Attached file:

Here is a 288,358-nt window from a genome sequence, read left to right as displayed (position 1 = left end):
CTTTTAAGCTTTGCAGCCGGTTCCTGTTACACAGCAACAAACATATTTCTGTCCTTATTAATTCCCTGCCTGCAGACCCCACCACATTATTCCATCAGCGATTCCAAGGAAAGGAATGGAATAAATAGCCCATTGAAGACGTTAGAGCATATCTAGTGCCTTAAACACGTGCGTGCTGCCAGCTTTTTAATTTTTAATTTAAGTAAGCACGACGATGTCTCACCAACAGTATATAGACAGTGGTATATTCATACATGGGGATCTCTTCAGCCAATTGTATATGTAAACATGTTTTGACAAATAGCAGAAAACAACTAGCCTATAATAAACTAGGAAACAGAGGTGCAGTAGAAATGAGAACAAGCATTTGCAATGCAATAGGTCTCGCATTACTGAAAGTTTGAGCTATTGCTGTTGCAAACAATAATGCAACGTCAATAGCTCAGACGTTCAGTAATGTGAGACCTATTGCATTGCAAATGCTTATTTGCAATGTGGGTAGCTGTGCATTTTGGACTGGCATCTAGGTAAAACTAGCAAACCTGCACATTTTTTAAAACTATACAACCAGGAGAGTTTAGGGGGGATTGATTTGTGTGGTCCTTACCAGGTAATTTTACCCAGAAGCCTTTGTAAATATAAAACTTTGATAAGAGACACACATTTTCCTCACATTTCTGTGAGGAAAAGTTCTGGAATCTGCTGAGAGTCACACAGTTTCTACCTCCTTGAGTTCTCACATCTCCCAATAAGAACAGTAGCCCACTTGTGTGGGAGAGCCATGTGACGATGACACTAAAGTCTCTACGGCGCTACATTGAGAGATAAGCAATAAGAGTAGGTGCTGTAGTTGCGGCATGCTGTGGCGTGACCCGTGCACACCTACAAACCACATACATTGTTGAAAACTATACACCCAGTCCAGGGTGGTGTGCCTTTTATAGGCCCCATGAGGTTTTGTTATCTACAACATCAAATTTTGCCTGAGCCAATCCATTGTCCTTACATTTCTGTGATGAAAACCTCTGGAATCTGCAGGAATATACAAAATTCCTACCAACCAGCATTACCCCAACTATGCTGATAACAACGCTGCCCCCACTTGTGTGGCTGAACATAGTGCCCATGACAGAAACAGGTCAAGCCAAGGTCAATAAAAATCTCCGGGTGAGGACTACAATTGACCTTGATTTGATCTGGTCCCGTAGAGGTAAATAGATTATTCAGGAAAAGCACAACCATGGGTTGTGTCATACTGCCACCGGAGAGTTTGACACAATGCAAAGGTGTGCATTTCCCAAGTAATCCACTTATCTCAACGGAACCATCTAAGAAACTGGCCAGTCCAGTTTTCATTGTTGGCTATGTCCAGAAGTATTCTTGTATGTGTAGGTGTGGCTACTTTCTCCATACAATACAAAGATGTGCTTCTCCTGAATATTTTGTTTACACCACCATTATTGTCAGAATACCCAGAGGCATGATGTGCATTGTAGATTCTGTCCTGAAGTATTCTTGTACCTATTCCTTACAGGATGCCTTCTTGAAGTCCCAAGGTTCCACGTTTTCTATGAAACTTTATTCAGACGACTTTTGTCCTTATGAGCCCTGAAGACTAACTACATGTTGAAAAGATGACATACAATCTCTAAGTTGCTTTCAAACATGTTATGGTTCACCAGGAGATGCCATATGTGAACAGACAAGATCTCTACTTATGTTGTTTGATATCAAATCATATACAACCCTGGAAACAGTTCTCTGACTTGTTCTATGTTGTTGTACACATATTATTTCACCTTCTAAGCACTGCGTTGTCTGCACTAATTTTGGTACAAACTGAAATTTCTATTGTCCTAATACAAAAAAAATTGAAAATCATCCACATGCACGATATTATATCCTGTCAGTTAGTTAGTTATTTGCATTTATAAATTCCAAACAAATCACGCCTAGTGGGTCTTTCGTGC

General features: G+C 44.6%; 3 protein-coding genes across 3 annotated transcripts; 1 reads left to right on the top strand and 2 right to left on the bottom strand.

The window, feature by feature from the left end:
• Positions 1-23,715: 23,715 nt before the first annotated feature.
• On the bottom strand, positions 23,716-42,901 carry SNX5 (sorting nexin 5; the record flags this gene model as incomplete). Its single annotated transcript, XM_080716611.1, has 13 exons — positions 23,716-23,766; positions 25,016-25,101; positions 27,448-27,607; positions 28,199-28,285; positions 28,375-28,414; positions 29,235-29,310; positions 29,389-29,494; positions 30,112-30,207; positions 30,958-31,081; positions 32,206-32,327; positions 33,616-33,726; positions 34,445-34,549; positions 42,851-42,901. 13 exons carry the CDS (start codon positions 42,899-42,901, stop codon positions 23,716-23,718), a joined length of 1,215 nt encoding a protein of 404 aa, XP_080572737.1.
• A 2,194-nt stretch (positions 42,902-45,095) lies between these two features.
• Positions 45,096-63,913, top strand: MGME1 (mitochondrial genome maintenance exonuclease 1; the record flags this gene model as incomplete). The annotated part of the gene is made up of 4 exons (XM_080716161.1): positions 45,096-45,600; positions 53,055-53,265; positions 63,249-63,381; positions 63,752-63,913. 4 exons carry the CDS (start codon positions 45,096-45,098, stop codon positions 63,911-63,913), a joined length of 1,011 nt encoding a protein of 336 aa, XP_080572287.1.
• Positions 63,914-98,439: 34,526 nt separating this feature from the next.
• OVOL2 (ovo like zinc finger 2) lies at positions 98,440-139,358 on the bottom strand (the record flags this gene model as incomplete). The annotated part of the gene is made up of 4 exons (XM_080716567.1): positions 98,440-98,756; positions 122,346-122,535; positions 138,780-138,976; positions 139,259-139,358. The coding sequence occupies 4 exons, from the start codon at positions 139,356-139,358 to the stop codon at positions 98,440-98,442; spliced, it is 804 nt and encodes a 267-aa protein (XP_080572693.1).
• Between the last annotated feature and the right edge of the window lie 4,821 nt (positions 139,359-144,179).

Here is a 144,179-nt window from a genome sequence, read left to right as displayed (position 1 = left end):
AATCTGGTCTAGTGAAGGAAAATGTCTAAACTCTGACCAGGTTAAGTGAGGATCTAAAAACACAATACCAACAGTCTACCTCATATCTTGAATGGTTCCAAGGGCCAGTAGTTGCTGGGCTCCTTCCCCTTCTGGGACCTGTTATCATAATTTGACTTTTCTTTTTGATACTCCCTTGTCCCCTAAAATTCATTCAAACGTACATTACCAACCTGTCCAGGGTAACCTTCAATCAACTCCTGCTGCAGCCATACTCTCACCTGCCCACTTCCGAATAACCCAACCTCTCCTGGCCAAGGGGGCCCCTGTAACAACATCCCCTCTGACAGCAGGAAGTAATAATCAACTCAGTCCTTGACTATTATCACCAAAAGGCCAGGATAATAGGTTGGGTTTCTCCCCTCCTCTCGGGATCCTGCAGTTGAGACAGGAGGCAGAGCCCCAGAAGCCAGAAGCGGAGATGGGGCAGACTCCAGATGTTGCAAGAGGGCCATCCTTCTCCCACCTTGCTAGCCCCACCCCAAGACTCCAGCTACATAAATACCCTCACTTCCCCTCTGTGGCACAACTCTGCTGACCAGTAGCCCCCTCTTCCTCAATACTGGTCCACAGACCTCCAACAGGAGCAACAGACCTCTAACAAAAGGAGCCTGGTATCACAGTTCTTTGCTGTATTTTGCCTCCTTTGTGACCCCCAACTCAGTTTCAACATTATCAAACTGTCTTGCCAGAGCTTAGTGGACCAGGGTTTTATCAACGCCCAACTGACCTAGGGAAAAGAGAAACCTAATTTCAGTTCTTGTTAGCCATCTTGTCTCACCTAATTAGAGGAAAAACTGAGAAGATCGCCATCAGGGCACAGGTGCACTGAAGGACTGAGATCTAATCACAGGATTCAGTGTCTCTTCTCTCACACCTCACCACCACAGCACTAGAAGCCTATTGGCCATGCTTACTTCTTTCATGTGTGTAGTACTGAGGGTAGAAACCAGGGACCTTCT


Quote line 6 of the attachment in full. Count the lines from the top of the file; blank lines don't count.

• On the bottom strand, positions 23,716-42,901 carry SNX5 (sorting nexin 5; the record flags this gene model as incomplete). Its single annotated transcript, XM_080716611.1, has 13 exons — positions 23,716-23,766; positions 25,016-25,101; positions 27,448-27,607; positions 28,199-28,285; positions 28,375-28,414; positions 29,235-29,310; positions 29,389-29,494; positions 30,112-30,207; positions 30,958-31,081; positions 32,206-32,327; positions 33,616-33,726; positions 34,445-34,549; positions 42,851-42,901. 13 exons carry the CDS (start codon positions 42,899-42,901, stop codon positions 23,716-23,718), a joined length of 1,215 nt encoding a protein of 404 aa, XP_080572737.1.